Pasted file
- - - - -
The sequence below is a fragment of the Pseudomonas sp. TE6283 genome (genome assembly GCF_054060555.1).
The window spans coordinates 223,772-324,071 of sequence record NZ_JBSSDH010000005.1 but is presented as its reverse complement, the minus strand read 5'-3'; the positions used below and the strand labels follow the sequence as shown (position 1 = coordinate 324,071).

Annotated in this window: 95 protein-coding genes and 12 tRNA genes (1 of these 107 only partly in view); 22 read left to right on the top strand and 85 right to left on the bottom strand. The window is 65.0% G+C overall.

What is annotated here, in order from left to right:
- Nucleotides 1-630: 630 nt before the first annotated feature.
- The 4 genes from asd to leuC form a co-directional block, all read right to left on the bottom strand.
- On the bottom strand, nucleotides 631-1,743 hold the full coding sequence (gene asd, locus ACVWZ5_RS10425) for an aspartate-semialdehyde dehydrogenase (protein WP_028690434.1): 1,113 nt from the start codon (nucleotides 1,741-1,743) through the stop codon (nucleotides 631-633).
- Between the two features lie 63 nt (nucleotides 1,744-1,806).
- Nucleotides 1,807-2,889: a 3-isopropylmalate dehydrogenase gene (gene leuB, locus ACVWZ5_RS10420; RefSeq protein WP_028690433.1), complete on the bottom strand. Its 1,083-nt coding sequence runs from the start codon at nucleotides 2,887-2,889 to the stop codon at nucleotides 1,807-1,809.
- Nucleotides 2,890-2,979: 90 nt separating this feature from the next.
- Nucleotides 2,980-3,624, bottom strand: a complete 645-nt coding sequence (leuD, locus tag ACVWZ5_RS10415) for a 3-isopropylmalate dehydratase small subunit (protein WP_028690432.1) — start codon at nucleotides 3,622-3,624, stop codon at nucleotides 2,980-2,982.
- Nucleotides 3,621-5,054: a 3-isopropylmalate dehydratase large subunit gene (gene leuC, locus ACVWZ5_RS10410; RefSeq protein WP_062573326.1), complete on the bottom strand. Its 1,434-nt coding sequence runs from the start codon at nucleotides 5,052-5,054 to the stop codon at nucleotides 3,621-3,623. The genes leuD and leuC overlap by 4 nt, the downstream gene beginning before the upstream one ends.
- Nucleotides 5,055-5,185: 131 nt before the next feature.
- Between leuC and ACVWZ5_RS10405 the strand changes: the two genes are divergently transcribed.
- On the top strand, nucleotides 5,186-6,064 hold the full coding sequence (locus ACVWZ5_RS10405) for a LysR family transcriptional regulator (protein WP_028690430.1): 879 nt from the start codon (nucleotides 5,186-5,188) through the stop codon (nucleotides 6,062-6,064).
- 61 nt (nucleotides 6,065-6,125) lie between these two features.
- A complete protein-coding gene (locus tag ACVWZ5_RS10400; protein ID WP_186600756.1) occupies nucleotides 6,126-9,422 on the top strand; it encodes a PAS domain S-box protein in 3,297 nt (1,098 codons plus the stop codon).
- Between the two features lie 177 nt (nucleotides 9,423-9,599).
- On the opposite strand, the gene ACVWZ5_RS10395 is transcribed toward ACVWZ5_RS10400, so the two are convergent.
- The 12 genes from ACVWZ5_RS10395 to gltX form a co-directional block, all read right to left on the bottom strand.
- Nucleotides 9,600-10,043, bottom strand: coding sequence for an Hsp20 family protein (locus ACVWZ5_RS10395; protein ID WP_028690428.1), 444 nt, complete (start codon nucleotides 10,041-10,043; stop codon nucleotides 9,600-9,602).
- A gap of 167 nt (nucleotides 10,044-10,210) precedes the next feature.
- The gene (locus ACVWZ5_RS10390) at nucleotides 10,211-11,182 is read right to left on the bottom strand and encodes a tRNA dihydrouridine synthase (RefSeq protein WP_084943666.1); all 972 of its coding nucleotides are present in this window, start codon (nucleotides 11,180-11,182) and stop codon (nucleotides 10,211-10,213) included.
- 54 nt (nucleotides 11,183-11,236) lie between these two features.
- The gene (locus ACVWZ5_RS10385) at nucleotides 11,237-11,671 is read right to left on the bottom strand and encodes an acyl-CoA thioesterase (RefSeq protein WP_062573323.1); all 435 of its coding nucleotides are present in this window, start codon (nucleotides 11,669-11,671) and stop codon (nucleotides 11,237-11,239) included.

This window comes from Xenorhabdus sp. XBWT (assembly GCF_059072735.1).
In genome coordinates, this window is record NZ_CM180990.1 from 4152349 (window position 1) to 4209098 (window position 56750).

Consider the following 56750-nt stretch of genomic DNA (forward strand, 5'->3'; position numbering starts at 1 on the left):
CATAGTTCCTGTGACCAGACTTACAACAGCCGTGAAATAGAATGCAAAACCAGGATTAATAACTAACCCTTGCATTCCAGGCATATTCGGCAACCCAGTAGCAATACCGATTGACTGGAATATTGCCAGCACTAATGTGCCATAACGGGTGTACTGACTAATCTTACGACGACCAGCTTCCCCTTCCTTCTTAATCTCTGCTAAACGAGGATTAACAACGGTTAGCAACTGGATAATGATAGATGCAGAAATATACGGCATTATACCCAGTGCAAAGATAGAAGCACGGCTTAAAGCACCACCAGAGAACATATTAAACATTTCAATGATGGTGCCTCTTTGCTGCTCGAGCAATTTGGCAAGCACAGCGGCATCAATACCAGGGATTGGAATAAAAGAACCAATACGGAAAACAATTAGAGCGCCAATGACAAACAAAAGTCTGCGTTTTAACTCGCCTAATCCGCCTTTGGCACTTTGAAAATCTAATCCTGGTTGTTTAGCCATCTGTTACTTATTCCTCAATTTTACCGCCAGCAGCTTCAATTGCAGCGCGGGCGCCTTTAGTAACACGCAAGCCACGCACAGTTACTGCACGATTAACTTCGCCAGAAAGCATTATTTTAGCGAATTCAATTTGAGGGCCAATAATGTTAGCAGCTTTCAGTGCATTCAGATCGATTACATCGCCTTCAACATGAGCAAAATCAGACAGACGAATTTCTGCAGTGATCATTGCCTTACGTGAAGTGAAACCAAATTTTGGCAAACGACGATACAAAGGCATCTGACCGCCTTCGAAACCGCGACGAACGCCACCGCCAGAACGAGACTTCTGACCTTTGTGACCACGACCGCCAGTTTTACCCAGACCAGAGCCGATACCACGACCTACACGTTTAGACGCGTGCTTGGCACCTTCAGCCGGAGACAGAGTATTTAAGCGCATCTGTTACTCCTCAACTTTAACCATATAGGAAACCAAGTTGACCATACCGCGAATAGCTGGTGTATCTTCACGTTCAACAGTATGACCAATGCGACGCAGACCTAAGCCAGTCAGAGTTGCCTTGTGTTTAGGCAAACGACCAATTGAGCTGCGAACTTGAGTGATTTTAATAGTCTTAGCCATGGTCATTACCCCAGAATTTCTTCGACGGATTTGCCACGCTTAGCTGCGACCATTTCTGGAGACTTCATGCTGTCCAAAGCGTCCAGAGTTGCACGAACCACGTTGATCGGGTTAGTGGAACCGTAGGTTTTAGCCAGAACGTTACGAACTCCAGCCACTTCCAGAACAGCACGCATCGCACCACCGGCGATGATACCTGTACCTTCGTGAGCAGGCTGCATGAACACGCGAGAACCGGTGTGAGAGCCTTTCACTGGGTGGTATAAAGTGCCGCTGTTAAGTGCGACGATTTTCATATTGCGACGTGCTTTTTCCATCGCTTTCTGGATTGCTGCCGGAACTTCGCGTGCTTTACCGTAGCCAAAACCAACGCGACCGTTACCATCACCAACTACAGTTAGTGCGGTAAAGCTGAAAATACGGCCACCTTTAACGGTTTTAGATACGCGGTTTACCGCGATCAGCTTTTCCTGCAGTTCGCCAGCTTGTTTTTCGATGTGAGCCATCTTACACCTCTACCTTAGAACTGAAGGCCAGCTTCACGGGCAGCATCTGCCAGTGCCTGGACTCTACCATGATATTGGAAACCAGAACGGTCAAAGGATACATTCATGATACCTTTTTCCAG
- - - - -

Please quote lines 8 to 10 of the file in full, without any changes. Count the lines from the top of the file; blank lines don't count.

- Between the two features lie 63 nt (nucleotides 1,744-1,806).
- Nucleotides 1,807-2,889: a 3-isopropylmalate dehydrogenase gene (gene leuB, locus ACVWZ5_RS10420; RefSeq protein WP_028690433.1), complete on the bottom strand. Its 1,083-nt coding sequence runs from the start codon at nucleotides 2,887-2,889 to the stop codon at nucleotides 1,807-1,809.
- Nucleotides 2,890-2,979: 90 nt separating this feature from the next.